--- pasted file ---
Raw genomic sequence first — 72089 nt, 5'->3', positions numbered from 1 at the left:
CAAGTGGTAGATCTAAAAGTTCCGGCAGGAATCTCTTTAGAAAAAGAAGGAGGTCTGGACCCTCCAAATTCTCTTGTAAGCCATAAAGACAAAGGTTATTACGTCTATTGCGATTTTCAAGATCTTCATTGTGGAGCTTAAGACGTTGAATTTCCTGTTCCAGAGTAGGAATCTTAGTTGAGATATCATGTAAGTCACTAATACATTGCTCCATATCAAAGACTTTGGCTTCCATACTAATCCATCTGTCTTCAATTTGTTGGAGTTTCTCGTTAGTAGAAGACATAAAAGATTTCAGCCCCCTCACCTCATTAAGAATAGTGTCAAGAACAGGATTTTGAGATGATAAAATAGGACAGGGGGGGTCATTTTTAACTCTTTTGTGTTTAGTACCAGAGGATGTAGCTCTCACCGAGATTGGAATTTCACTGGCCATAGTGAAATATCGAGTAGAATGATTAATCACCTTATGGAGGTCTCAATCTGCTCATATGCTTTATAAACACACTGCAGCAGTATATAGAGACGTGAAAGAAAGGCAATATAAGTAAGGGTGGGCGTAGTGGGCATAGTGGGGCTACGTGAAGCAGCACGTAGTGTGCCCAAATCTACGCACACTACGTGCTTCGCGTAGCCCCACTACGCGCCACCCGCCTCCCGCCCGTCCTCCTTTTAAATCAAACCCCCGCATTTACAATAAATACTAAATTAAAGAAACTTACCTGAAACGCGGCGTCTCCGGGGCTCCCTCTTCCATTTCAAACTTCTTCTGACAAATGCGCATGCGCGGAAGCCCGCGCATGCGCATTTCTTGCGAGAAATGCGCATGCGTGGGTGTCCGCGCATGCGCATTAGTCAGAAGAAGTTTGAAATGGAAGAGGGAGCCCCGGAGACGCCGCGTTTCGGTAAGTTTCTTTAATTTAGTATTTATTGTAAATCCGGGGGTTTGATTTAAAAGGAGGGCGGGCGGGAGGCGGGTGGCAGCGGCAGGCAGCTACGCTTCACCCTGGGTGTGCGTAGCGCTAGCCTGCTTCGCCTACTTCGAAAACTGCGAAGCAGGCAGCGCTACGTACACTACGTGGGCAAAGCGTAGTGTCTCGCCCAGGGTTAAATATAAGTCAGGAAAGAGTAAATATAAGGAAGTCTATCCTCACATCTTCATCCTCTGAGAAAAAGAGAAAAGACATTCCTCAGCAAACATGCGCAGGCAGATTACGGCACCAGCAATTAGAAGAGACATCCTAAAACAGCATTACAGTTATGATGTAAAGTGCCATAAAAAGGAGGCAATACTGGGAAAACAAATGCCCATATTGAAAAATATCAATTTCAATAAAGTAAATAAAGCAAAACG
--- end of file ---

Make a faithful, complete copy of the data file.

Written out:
Raw genomic sequence first — 72089 nt, 5'->3', positions numbered from 1 at the left:
CAAGTGGTAGATCTAAAAGTTCCGGCAGGAATCTCTTTAGAAAAAGAAGGAGGTCTGGACCCTCCAAATTCTCTTGTAAGCCATAAAGACAAAGGTTATTACGTCTATTGCGATTTTCAAGATCTTCATTGTGGAGCTTAAGACGTTGAATTTCCTGTTCCAGAGTAGGAATCTTAGTTGAGATATCATGTAAGTCACTAATACATTGCTCCATATCAAAGACTTTGGCTTCCATACTAATCCATCTGTCTTCAATTTGTTGGAGTTTCTCGTTAGTAGAAGACATAAAAGATTTCAGCCCCCTCACCTCATTAAGAATAGTGTCAAGAACAGGATTTTGAGATGATAAAATAGGACAGGGGGGGTCATTTTTAACTCTTTTGTGTTTAGTACCAGAGGATGTAGCTCTCACCGAGATTGGAATTTCACTGGCCATAGTGAAATATCGAGTAGAATGATTAATCACCTTATGGAGGTCTCAATCTGCTCATATGCTTTATAAACACACTGCAGCAGTATATAGAGACGTGAAAGAAAGGCAATATAAGTAAGGGTGGGCGTAGTGGGCATAGTGGGGCTACGTGAAGCAGCACGTAGTGTGCCCAAATCTACGCACACTACGTGCTTCGCGTAGCCCCACTACGCGCCACCCGCCTCCCGCCCGTCCTCCTTTTAAATCAAACCCCCGCATTTACAATAAATACTAAATTAAAGAAACTTACCTGAAACGCGGCGTCTCCGGGGCTCCCTCTTCCATTTCAAACTTCTTCTGACAAATGCGCATGCGCGGAAGCCCGCGCATGCGCATTTCTTGCGAGAAATGCGCATGCGTGGGTGTCCGCGCATGCGCATTAGTCAGAAGAAGTTTGAAATGGAAGAGGGAGCCCCGGAGACGCCGCGTTTCGGTAAGTTTCTTTAATTTAGTATTTATTGTAAATCCGGGGGTTTGATTTAAAAGGAGGGCGGGCGGGAGGCGGGTGGCAGCGGCAGGCAGCTACGCTTCACCCTGGGTGTGCGTAGCGCTAGCCTGCTTCGCCTACTTCGAAAACTGCGAAGCAGGCAGCGCTACGTACACTACGTGGGCAAAGCGTAGTGTCTCGCCCAGGGTTAAATATAAGTCAGGAAAGAGTAAATATAAGGAAGTCTATCCTCACATCTTCATCCTCTGAGAAAAAGAGAAAAGACATTCCTCAGCAAACATGCGCAGGCAGATTACGGCACCAGCAATTAGAAGAGACATCCTAAAACAGCATTACAGTTATGATGTAAAGTGCCATAAAAAGGAGGCAATACTGGGAAAACAAATGCCCATATTGAAAAATATCAATTTCAATAAAGTAAATAAAGCAAAACG